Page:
May 24, 2020 tags: wind power
By Paul Homewood
Wind farms in Britain were paid a record £.9.3m to switch off their turbines on Friday, The Telegraph can disclose.
More than 80 plants across England and Scotland were handed the so-called ‘constraint payments’, when supply outstrips demand, by the National Grid, as thousands of buildings lying empty following the coronavirus lockdown contributed to a nosedive in demand for energy.
In what has been declared a “national embarrassment” and a power management “disgrace” by campaigners, consumers will ultimately foot the bill of £6.9m to 66 Scottish plants and £1.9m to 14 offshore plants in England.
This is almost double the previous single day record payout to wind farm operators, which was £4.8m on Oct 8, 2018, when turbines were switched off because it became too windy.
It is believed the low demand for electricity on May 22 was due to windy and sunny weather this week, with solar panels likely to have produced a lot of energy, combined with the lack of demand for power given the Covid-19 lockdown which has seen many businesses close.
So worrying was the development that the National Grid issued an alert to stop it happening for a second day running.
Dr John Constable, director of the Renewable Energy Foundation, a UK charity that monitors energy use, said: “Overdeployment of renewables in the UK, particularly uncontrollable wind and solar, has resulted in a very fragile electricity system, which is inflexible and unable to deal with accidents and unexpected circumstances at a reasonable cost to consumers.
“Grid balancing expenditure so far this year is already horrific and by the end of the summer it will be terrifying.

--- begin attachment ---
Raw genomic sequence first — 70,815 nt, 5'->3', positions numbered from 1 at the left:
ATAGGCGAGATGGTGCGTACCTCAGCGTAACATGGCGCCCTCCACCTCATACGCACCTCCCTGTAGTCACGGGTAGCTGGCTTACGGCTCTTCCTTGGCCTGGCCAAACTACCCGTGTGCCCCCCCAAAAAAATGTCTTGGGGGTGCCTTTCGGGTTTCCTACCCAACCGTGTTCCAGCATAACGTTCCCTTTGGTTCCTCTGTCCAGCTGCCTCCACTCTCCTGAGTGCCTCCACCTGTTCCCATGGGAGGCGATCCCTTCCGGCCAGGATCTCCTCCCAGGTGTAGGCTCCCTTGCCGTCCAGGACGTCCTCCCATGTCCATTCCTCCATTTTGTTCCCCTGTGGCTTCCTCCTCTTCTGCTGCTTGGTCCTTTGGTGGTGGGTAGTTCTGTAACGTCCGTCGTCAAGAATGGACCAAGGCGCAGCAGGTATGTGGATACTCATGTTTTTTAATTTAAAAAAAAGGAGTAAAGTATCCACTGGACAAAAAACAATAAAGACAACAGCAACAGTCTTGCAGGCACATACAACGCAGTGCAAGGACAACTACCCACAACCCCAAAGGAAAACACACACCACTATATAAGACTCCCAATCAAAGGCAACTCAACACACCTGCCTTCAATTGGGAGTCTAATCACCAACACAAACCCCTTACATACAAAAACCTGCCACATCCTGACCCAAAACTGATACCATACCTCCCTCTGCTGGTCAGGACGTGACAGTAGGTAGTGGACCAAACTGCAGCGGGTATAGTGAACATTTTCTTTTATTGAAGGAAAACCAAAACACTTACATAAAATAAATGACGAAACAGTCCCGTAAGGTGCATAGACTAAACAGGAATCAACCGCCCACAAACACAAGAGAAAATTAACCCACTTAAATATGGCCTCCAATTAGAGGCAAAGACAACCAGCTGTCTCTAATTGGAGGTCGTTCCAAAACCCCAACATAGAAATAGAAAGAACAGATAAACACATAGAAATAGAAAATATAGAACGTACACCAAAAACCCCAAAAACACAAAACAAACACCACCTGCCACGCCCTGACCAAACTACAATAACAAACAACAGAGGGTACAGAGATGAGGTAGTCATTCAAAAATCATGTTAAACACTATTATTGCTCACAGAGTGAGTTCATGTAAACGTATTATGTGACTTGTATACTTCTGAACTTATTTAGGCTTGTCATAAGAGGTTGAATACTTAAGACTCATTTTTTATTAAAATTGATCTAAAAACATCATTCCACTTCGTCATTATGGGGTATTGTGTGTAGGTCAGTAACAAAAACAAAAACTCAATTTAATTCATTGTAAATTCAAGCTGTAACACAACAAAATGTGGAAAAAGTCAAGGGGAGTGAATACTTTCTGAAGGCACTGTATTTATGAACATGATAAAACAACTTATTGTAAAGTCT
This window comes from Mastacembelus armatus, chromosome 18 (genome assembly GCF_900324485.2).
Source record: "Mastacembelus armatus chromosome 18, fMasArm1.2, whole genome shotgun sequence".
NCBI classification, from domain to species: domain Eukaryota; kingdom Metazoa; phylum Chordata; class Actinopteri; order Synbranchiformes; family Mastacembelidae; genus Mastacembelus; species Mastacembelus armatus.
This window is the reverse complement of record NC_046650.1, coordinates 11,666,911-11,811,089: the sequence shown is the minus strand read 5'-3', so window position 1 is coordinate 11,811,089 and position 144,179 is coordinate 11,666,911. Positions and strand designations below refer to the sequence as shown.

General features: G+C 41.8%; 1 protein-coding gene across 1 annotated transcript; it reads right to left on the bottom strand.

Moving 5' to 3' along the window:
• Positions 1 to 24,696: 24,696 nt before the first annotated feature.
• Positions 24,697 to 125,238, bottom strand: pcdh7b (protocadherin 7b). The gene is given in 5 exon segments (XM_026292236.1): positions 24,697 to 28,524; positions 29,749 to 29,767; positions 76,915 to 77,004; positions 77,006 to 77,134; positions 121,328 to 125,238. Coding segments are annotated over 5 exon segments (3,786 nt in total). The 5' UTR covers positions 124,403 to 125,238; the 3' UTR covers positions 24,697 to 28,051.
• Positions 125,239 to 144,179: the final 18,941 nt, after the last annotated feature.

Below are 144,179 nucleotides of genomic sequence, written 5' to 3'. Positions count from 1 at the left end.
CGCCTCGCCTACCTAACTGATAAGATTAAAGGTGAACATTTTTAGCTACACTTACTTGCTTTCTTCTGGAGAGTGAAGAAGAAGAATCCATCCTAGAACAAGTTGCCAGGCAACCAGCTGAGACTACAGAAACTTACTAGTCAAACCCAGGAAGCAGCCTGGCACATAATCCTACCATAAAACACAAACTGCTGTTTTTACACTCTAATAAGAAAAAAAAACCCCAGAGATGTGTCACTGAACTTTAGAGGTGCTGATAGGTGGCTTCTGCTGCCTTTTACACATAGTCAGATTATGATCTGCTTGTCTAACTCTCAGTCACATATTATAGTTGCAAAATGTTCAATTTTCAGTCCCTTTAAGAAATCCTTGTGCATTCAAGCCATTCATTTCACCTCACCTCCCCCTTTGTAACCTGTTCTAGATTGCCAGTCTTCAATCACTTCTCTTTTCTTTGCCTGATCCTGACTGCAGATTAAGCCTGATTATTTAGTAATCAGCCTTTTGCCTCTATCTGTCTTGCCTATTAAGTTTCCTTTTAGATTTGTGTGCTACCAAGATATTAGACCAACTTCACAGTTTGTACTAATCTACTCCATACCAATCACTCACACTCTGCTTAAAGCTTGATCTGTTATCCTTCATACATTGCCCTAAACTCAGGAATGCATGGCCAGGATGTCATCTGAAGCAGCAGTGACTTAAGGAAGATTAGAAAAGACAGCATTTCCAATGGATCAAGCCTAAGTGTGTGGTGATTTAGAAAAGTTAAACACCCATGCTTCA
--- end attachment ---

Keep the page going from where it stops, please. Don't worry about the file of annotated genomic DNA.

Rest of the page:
“This is a national embarrassment and a disgrace to the management of the electricity sector who have complacently allowed this crisis to develop over the last decade.”
The charity previously revealed that the operators of 86 wind farms in Britain were handed a record of more than £136m in constraint payments last year.
RenewableUK’s director of strategic communications, Luke Clark, said: “Wind is one of the UK’s biggest power sources, generating 30% of our electricity in the first quarter of this year.
“Investing in new grid infrastructure is vital so that renewable generators can continue to provide consumers with the massive quantities of cheap electricity we need to achieve net zero emissions.
“Constraint payments are the cheapest way for National Grid to run the electricity network within its current limits.
“All types of generation, including fossil fuels, receive them, but unlike older technologies, wind farms can turn off or on within a matter of seconds, and so wind is often called on by National Grid to vary its output. So it’s actually the best way to keep bills as low as possible.”
Quite why the Telegraph included the inaccurate comments from RenewableUK, the trade body for wind farms is a mystery.
Quite clearly if investing in new grid infrastructure is needed to accommodate wind power, then that cost should be stood by renewable companies, and not passed onto the public.
It is also not true that renewable generators generate massive quantities of cheap electricity. The opposite is the case.
As for the final paragraph, I assume that must be some sort of joke. The National Grid have already told us that their costs of balancing the system are expected to be £500m higher than last year. And this is solely due to the inherent unreliability of wind and solar power to be able to supply the amount of demand on the system on a day by day and hour by hour basis.
Yesterday, constraint payments to wind farms added another £6.9m to our bills, at the extortionate rate of £80/MWh so far this month. The price is so high because wind farms are having to forgo obscene subsidies.
Currently, market prices for power are down to £14/MWh, but consumers are not able to fully benefit from this.
Instead, consumers are forced to pay prices of between £139 and £173/MWh for the six offshore wind farms currently operating under Contracts for Difference: